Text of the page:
We use language as a barrier. That just strikes me as so wrong and yet I must accept it for what it is as it just is. Association of Southeast Asian Nations (ASEAN) comprises many nations from that area. Common borders, common traditions, common goals and common cultures to a very large degree. And out of the basic 10 nations not a one share the same language. And we are talking not even close. So of these very Asian diplomatic missions and summits they have one common official language. You guessed it already – English.

I lived in Paris France and worked and attended a college there many years ago. So I watch with interest about the Toubon Laws – mandating use of French and the quasi law that is kind of enforceable banning the use of about 60 pages of words that may harm the French French. I get the idea as the language is reflective of a culture. And they have a right to protect that from the encroachment of English into their culture. But the strange thing is they do not have even 20 pages of banned Arabic words.

I can walk up a nearby hill and see Mexico. Maybe even 50 miles of the border. If you cannot speak Mexican Spanish here you are about 1/3 as likely to get a service industry job. Last election I think I was correct in counting 7 languages that the ballots were written in. For sure every precinct around had a Tagalog, Viet and Spanish speaker on hand to assist. In other parts of our county they had Chaldean, Mandarin, Cantonese, Thai and Korean staffers. That is just how we roll out California way.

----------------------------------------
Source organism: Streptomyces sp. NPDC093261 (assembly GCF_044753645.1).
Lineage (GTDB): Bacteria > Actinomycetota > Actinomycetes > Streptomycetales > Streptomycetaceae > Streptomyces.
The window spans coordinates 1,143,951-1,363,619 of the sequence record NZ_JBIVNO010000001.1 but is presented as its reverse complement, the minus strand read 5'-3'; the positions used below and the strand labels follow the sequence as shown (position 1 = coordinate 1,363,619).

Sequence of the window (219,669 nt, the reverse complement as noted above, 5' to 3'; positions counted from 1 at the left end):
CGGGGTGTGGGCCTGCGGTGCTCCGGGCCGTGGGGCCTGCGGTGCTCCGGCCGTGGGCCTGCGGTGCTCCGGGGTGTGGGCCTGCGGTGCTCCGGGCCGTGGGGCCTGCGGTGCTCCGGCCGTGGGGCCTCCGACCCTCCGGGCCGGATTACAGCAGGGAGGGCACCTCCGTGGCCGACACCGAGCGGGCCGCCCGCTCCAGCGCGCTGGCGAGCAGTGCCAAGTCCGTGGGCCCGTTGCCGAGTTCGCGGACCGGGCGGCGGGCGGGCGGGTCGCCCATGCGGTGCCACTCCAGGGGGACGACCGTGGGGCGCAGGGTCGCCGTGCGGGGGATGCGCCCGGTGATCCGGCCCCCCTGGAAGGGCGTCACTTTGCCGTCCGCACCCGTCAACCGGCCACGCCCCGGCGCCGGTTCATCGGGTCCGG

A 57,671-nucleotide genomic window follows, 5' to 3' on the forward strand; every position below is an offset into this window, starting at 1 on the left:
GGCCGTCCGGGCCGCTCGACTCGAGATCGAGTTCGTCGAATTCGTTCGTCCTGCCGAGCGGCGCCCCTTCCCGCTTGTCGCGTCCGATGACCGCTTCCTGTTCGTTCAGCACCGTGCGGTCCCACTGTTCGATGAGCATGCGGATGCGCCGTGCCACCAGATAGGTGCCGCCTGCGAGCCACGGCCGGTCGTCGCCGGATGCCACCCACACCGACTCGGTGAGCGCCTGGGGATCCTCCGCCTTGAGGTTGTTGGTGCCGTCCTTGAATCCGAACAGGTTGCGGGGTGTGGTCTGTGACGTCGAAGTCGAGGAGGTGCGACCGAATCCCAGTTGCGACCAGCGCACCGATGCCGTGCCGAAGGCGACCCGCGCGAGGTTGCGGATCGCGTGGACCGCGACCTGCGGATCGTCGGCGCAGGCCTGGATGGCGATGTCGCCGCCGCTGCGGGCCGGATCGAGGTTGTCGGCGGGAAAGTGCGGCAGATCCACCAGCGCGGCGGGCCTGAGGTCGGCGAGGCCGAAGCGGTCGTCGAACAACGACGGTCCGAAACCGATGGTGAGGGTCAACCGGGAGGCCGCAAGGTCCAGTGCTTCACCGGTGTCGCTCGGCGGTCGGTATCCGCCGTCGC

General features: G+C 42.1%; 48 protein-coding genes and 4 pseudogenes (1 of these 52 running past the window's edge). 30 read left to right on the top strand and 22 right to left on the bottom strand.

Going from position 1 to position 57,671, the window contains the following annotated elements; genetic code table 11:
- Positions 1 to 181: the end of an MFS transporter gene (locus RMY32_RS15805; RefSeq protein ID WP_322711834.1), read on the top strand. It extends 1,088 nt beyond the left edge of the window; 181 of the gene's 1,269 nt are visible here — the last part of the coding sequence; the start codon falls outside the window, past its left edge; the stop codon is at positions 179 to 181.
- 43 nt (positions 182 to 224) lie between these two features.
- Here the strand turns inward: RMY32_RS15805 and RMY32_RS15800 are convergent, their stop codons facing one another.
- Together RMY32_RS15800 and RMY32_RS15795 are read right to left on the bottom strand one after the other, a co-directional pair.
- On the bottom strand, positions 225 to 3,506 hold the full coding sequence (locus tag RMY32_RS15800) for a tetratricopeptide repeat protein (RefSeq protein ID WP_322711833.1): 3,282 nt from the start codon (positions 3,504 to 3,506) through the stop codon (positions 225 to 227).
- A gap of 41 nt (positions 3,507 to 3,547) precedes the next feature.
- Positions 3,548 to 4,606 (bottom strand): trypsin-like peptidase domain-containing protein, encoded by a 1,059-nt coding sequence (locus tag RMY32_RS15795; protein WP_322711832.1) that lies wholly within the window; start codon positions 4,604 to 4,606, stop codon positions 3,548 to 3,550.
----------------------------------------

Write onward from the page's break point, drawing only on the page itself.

But with all those languages and cultures the exact same candidates and names were on the ballot. How much more so would it be if we looked at all the languages voting for God? Would it be the same candidate just by different languages? I would pretty much presume this to be the case.

This Is One Of Those Songs I Like More Without the Lyrics - The Words Seem To Get In The Way.

The Body Language of Love

Walking Down The Road To Our Favorite Swimming Hole I Think My Daughter Was Saying "vamonos muchachos". We Use a Lot of  Spanglish in My Family.
Walking Down The Road To Our Favorite Swimming Hole I Think My Daughter Was Saying "vamonos muchachos". We Use a Lot of Spanglish in My Family. | Source

100% For Sure You Have God Within You Through Love.

And so many will argue, if not scream that this is blasphemy. Maybe, God has not given me the power to judge in such matters. But the issue of the polytheistic in such a situation does cause one pause. I have a Kachina above my desk. I call him Tawa. Tawa is basically the Sun God of the Hopi Native Americans. Most traditional notions from there consider Tawa to be like the center of creation the life giving sun.

And then we get into the notion that bothers so many Christians; Saints. And in fact some of the Roman Catholic “conquerors” incorporated these traditions from the natives into a kind of half god half saint deal in order to convert and still get along.

So for Christians of all walks and sects and denominations there is great reason to condemn other culture’s God. And there is talk of heresy to believe in any polytheism.